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DIY wheel alignment


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I was talking to a mechanic the other day abad he was telling me about shops doing wheel alignments in big rigs.


Jack up and spin each tire to place a line on the tread all the way around. Next backup the truck 20 to 30' on pavement then drive forward 20-30 '

Accurately measure the distance the lines on the tires front and rear from tire to rise to get your toe in/out reading

Once you set the toe in move the truck again forward and back to get a 2nd reading.


This sounds like an accurate system as it would be the actual rolling toe in,

No Fancy equipment required, I would use a stick with 2 nails in to get a very pinpoint read with no sag in the tape measure.




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I've been doing that for many years. Nothing new - but, that is a quick way to check if that may be a problem for a more serious alignment.


King pin play, steering linkage, wheel bearings, steering box linkage are all other factors to consider. You'll need to do more than the quick align if your having problems. You must look at the total picture.

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For toe in, I have always used this method on all my vehicles. For camber, I use a carpenter’s level and a couple deep well sockets for spacers. Caster, well, if it's not pulling, I don't touch it.

For the all wheel chassis adjustment, get out your check book. Strings and tape measures aren't going to get me there.


When I talked to the original owner of my truck, he was lamenting that he could only get 80K miles on the front tires .....well, with 1/4" of toe in, I am thinking that was good. The truck is a lot less work to drive down the road with the toe set to almost nothing.

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Brad, don't know about the Western Star but on my Volvo caster can only be changed by wedge shaped spacers under the axle. Camber is pre-set and the axle must be bent to change. "Usually" these two settings only need adjustment after an accident or really bad roads that bend or stress components.


The alignment method described for toe is basically correct but you will not be able to get a good measurement with just a tape or string due to "stuff in the way". You can easily construct a jig such as the one below out of dry, straight wood or metal and pipe (EMT) that will allow an accurate check of toe. The upper arms slide along the horizontal pipe and allow you to measure at 180 degrees without stuff getting in the way. The sliding arms must not have side-to-side play once in position and the cross bar must be perfectly straight. Correcting toe on the simple suspension design used on our trucks requires backing off the cinch nut on the band at each end of the ball joint/tie rod and using a pipe wrench to twist the single tie rod in the needed direction. A little liquid soap between the tire and concrete is helpful or put a 1/4" piece of plywood under the tires if the floor is rough so the tire slides in or out easily.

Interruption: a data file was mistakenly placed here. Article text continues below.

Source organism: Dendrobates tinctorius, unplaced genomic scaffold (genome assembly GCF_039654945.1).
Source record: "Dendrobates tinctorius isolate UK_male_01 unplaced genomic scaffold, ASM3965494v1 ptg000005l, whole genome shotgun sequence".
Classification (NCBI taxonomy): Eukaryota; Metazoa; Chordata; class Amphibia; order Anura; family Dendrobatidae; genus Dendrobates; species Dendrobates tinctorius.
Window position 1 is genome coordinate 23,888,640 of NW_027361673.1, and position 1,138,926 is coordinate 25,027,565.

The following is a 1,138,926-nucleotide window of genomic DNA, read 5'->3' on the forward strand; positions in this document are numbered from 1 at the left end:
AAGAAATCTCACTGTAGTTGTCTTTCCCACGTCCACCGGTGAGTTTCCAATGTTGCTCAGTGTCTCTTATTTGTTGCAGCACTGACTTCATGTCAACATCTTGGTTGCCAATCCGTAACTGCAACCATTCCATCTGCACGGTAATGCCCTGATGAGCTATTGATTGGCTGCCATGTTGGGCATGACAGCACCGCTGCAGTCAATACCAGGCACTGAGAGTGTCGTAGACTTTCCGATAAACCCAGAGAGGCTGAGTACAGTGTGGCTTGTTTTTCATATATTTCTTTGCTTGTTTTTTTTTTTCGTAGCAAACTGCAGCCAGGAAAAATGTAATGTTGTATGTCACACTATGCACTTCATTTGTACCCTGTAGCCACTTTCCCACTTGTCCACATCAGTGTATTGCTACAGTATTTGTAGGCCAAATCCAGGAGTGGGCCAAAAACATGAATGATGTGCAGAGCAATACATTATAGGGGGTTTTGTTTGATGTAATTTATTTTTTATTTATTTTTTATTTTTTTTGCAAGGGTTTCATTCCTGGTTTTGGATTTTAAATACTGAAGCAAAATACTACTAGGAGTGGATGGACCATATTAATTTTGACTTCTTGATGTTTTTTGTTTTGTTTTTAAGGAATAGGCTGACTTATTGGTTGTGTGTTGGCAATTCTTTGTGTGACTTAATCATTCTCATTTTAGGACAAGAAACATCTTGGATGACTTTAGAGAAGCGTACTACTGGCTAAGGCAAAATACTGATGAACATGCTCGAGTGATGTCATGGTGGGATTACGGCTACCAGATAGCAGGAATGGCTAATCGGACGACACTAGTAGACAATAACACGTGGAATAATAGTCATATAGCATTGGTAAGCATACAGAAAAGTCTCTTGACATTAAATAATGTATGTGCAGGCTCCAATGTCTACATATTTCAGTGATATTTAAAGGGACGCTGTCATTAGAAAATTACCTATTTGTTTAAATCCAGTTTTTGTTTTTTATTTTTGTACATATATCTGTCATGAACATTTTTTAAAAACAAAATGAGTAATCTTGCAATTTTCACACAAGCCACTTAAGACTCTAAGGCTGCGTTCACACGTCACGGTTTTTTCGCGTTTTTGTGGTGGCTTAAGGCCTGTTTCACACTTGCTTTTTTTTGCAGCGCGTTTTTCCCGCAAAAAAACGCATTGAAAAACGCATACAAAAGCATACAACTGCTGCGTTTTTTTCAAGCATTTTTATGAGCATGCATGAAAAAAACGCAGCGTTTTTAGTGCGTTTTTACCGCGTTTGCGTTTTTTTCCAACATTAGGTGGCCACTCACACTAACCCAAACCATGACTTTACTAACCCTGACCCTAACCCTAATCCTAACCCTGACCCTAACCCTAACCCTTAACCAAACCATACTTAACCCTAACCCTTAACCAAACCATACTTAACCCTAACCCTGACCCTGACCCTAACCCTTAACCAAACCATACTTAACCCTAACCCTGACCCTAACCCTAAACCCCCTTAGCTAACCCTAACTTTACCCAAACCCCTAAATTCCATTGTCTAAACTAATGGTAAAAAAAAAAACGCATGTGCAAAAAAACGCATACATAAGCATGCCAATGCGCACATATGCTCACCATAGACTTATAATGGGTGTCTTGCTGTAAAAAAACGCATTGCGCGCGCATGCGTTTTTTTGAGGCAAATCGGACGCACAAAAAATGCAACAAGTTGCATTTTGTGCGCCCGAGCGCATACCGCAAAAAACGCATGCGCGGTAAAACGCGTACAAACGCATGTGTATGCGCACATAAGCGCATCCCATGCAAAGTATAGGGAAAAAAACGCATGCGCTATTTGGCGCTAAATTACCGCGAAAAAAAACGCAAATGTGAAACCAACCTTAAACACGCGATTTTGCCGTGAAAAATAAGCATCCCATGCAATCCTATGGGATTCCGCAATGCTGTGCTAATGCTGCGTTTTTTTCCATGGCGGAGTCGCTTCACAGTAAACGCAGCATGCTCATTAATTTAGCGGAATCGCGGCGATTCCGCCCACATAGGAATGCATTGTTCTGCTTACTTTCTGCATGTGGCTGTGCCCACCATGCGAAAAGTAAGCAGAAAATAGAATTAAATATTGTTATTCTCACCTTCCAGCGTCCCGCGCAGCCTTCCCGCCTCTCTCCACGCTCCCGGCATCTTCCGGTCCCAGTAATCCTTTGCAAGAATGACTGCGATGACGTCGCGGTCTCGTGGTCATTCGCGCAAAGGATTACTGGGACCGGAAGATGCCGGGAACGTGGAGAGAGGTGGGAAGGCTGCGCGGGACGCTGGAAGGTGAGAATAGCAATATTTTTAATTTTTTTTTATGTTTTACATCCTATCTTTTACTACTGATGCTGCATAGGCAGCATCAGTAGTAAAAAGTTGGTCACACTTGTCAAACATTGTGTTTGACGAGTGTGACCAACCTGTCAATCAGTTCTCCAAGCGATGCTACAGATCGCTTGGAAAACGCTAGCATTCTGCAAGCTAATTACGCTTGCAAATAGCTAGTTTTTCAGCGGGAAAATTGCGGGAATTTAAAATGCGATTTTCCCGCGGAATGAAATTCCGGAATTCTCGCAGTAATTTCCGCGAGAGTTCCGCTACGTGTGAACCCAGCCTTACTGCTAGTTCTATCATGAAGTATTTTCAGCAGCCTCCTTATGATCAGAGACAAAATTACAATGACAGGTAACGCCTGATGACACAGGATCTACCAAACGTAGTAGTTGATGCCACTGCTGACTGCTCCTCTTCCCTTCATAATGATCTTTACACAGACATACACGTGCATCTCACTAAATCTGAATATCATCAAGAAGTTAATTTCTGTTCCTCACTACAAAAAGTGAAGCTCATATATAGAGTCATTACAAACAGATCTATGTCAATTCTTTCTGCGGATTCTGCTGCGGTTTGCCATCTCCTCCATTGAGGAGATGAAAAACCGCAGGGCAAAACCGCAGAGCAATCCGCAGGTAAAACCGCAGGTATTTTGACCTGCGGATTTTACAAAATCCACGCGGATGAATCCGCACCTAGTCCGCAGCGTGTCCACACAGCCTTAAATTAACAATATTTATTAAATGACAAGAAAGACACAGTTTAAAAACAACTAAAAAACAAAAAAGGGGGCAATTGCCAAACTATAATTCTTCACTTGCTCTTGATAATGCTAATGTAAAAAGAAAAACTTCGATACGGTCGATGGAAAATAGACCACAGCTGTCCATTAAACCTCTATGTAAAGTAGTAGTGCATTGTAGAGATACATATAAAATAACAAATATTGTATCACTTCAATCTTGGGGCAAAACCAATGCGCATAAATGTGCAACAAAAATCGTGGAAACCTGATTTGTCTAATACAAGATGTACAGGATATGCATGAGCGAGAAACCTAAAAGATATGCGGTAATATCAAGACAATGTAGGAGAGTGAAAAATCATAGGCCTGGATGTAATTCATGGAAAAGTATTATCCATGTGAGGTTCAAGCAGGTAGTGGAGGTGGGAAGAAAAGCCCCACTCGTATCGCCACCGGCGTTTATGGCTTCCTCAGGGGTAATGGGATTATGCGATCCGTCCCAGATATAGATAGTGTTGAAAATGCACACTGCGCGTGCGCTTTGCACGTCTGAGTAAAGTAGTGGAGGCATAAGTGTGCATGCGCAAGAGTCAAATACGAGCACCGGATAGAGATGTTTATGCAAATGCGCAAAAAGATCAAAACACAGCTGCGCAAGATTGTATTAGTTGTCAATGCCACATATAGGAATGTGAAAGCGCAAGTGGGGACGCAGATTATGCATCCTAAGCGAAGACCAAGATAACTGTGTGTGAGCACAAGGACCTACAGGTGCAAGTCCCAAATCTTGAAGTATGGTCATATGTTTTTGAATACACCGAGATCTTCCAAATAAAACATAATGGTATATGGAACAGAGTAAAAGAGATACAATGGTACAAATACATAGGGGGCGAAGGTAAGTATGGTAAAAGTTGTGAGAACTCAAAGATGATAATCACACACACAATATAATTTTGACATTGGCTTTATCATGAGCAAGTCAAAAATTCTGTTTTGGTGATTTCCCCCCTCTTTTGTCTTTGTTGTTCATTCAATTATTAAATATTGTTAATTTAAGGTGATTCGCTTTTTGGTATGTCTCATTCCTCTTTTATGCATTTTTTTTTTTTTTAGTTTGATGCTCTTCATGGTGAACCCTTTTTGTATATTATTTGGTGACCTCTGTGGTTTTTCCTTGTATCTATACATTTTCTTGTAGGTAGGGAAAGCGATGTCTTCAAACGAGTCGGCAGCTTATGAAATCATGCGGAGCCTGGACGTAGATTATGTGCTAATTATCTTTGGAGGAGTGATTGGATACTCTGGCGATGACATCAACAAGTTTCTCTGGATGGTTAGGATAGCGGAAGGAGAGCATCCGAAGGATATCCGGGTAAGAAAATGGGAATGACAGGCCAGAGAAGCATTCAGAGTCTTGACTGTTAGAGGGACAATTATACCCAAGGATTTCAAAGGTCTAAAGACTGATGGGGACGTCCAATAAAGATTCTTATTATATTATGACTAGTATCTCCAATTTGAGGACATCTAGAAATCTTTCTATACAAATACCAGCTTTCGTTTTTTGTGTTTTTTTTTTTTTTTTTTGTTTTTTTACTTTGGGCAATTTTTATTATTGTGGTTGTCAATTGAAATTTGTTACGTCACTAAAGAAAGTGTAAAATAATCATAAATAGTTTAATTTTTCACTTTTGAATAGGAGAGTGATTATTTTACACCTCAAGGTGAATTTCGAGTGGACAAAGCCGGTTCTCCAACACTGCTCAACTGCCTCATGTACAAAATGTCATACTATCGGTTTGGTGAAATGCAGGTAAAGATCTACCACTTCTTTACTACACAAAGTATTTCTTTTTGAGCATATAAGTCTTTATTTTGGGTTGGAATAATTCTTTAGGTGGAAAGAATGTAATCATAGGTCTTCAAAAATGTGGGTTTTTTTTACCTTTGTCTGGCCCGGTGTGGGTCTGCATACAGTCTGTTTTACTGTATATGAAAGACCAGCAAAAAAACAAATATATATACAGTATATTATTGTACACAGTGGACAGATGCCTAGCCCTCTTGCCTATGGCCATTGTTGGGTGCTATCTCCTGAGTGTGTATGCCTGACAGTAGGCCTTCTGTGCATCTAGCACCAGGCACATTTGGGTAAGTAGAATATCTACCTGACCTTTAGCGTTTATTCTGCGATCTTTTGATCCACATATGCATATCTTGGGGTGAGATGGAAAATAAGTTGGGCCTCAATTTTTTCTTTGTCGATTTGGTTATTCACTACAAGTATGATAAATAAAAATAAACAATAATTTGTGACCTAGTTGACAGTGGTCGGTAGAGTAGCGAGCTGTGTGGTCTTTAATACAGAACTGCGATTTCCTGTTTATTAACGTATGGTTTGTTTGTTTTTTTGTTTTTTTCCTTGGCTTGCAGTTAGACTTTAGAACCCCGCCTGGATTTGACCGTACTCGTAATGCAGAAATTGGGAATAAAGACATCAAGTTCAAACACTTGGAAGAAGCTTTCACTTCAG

When I was running autocross I often changed alignment on my cars for an event via a similar method but also set camber using a bubble gauge that attached to the wheel rim. Toe is really not hard to adjust. A check for wear that would ruin a tire due to incorrect adjustment is to paint horizontal stripes across the tread of the tire with white latex paint, let it dry and then drive. If the scrub off of the paint is not even irregular tire wear will be an issue.


My method is to make/get a good inspection for wear and component movement and then a 2 or 3 axle alignment. After that keep tabs on your toe adjustment using the described method.



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The above method is what i had in mind, after the adjustment move the truck back and the forward 20 to 30 feet to set the wheels and check again.

I am looking at changing a tie rod end as there is some play in the joint ( but not right after I grease it ) so I will have to do an alignment.

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